Evil Singletons

A special case of the, How do I get the dummy into the object? problem are singletons. The popularity of design patterns [Gamma95] in today's coding community has led to a situation where simple patterns are commonly used without previously weighing their drawbacks. A singleton represents the simplest of all commonly used patterns. It is supposed to ensure that only one instance of a specific class is created and that this instance is easily accessible by all objects within the system. This approach appears practical for objects used across a system, such as resource management systems, database systems, pre-settings, and generally all global objects that the developer would like to have freely available everywhere and always. But caution is needed here, because singletons used without much thought given are nothing more than global variables in object-oriented systems, along with all their drawbacks, like sensitivity to side effects and weakened encapsulation [Rainsberger01]. Also, if singletons are heavily used in app servers, we are often confronted with unexpected problems caused by the use of threads and app-specific class loaders. But enough of this! We do not want to discuss the issue "Singletons are evil," [2] but instead to study a test-specific problem: Considering that there is exactly one instance of each singleton class at a program's runtime and that there is only read access to that instance, the question is how can we replace this instance by a mock instance, if necessary. The following solution appears feasible (this time, our singleton class abstracts from all meaningful activities):

public class Singleton {
 protected static Singleton instance = null;
 public static Singleton getInstance() {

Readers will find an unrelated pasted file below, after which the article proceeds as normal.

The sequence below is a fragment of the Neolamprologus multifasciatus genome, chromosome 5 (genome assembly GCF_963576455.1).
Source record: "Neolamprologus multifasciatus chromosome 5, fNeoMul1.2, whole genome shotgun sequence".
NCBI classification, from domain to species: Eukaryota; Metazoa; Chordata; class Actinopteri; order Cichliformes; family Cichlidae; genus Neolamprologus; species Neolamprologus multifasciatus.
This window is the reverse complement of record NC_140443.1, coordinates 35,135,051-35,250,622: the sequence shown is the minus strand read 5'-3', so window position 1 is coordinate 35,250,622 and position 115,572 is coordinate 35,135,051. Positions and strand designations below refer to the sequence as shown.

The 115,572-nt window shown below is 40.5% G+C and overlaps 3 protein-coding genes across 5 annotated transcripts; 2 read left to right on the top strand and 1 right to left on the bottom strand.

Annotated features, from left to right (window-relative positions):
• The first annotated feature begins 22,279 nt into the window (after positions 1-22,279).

if (instance == null) {
 instance = new Singleton();
 return instance;

Our mock singleton as subclass can now offer an initialization possibility for test purposes:

public class MockSingleton extends Singleton {
 public static void initMockSingleton() {
 instance = new MockSingleton();

In our tests, we have to ensure that the initMockSingleton() method is executed at the beginning of the test or in the setup:

public class MockSingletonTest extends TestCase {
 public void testInitialization() {
 instanceof MockSingleton);

This is a feasible method for us, if we really don't want to part with our singleton, but it has several drawbacks:

Both problems can be solved by providing a setter method for the singleton. Naturally, the singleton would then no longer be a real singleton; it would have mutated into a dangerous species: a globally accessible state container, subject to all kinds of side effects. There is a way out of this singleton crisis, because another concept hides behind most singletons, but escape is not free: we need objects that remain the same within a specific context and exist only once. This context can be our system, our user, or perhaps our session. So why not use a system object, a user object, or a session object that will give us access to the objects we would otherwise have turned into singletons? We could then either pass this system object to all objects that need it when we create them, or—being ready for a compromise—turn them into singletons. This way, we will be sitting on only one single singleton in the end, but we will have to watch it closely.

This discussion shows again that the wish for local testability challenges common coding patterns, drawing our attention to design problems that we might otherwise have simply overlooked or ignored. Creating software based on the test-first approach lets us avoid most of the difficulties in advance. On the other hand, trying to equip an existing app with a dense mesh of developer tests in arrears will take us to a point where the implementation of these tests will demand extensive program restructuring actions. We hardly dare say it again: careful balancing between cost and benefit is mandatory to avoid many months of restructuring effort. [2]This issue is discussed at [URL:CoSingle] and [URL:WikiSAE] in detail.